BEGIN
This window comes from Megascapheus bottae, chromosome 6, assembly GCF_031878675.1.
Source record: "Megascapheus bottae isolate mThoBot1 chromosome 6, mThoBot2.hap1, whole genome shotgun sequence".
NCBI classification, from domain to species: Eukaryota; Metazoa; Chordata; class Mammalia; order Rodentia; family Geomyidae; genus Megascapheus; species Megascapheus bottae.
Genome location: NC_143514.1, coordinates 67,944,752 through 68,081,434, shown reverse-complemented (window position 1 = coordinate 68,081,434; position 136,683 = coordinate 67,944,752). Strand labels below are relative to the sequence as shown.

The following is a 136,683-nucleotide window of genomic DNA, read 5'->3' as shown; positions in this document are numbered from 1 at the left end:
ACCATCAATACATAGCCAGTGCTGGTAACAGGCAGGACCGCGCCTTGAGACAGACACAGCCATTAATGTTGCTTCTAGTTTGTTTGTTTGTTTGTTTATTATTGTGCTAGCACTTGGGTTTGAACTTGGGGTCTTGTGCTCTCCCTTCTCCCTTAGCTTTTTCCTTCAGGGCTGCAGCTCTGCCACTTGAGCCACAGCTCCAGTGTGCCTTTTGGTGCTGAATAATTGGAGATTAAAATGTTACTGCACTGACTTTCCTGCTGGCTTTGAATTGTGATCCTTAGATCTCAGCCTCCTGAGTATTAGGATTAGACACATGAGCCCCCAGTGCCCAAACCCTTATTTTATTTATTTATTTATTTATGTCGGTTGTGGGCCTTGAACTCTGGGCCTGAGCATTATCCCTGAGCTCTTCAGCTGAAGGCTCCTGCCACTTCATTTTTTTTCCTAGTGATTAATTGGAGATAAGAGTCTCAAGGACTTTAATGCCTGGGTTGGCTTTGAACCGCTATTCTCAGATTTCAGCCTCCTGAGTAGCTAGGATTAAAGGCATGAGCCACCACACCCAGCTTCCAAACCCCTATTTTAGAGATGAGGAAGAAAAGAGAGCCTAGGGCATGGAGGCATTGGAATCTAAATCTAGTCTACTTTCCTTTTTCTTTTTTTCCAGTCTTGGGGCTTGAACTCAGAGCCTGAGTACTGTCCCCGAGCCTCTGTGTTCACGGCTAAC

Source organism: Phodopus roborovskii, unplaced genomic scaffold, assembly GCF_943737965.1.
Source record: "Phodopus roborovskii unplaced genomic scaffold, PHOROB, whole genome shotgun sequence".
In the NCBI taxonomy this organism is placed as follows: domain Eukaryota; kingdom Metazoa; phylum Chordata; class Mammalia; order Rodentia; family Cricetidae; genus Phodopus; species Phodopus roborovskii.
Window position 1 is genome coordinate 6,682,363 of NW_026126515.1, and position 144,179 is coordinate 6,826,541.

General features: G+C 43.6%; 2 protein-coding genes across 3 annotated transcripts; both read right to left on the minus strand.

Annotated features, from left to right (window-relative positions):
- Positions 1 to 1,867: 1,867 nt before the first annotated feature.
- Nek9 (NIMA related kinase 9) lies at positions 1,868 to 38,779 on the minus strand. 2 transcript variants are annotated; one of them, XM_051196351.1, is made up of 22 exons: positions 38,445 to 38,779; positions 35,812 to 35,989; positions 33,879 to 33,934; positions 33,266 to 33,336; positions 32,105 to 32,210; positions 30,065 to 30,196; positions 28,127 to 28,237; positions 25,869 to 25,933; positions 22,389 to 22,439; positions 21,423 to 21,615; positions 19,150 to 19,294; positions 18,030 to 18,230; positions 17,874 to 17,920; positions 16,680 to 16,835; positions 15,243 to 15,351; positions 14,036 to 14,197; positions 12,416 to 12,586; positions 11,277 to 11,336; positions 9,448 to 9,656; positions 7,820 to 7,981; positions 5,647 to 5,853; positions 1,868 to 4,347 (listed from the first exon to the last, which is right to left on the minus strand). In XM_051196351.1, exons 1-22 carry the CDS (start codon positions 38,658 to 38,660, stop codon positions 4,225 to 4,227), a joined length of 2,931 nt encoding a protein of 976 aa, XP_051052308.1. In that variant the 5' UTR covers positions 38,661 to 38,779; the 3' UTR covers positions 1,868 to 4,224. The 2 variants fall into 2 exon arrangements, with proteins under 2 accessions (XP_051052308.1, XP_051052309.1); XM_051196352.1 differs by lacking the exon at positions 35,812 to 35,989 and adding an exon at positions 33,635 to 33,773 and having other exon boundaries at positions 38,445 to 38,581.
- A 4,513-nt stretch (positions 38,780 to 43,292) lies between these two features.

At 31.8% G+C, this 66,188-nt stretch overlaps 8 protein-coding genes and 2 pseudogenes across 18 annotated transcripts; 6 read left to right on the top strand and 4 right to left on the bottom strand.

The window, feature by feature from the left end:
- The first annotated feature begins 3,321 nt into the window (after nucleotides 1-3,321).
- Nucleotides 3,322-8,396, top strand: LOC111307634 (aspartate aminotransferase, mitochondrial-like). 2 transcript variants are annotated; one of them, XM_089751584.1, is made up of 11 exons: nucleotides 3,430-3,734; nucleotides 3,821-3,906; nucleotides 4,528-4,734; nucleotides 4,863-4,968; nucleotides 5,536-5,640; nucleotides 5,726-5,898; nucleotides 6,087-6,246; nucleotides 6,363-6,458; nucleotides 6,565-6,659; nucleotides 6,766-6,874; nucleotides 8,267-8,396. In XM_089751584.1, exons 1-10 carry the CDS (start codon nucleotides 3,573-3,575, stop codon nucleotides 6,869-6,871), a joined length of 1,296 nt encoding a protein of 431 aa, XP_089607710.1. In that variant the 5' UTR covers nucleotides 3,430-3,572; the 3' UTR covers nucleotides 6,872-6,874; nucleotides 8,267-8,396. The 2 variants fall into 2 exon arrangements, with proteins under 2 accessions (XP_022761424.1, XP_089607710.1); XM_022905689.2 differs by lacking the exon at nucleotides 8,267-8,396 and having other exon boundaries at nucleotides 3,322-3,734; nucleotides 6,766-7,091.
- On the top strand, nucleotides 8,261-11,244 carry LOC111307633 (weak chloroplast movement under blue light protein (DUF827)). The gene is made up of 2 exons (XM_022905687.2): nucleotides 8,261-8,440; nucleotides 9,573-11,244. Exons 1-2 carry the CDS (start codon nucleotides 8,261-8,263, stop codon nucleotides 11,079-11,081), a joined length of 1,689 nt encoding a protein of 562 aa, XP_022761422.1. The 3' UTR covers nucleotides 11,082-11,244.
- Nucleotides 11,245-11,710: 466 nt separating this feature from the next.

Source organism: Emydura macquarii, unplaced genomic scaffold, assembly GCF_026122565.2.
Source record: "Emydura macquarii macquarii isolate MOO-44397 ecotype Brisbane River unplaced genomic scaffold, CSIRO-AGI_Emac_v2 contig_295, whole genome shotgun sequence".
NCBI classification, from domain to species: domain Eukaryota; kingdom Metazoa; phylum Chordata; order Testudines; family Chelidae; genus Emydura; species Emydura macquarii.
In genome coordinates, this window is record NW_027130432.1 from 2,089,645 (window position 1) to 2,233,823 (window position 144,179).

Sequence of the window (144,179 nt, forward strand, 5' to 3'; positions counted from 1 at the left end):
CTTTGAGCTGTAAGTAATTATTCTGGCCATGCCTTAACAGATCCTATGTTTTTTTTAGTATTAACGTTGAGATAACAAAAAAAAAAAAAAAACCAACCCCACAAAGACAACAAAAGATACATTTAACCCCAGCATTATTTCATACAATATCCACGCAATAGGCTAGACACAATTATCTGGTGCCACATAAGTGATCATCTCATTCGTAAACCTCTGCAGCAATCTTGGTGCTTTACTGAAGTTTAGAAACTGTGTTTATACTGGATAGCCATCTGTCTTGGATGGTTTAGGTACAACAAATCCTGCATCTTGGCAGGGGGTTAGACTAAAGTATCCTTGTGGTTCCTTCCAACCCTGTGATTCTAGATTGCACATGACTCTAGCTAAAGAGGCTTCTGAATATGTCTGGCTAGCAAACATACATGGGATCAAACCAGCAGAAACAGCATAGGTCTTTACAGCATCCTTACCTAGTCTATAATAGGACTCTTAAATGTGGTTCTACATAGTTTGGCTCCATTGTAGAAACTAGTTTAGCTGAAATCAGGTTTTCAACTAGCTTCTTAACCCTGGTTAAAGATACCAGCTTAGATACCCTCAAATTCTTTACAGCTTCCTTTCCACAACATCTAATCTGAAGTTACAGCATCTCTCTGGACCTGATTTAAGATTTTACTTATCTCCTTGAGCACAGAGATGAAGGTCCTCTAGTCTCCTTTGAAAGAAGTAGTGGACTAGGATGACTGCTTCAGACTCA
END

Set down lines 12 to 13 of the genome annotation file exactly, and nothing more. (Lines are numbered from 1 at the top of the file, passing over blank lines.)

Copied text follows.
Annotated features, from left to right (window-relative positions):
- Positions 1 to 1,867: 1,867 nt before the first annotated feature.